in: Comparative politics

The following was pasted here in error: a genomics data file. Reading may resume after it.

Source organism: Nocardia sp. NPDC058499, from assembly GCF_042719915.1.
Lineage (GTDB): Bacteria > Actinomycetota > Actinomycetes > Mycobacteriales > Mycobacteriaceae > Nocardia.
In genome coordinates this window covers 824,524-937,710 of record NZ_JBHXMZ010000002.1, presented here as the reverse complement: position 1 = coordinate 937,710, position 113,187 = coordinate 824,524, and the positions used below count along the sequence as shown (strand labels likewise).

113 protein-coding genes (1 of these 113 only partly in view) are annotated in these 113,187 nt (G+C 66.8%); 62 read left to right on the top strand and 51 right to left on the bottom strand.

An all-encompassing examination of the origins, increase, and persistence of inequality in new democracies. It challenges the conventional thinking found in much of the democratisation-inequality literature, and offers a new theory. It speaks simultaneously to literature of democratisation, party systems, social policy, and inequality to explain why democracies are not able to fulfill their promise to the disadvantaged and why they cannot achieve income equality. It investigates social policy programmes such as pensions, unemployment benefits, and other social transfers in Poland and the Czech Republic in post-communist Europe, and Turkey and Spain in Southern Europe.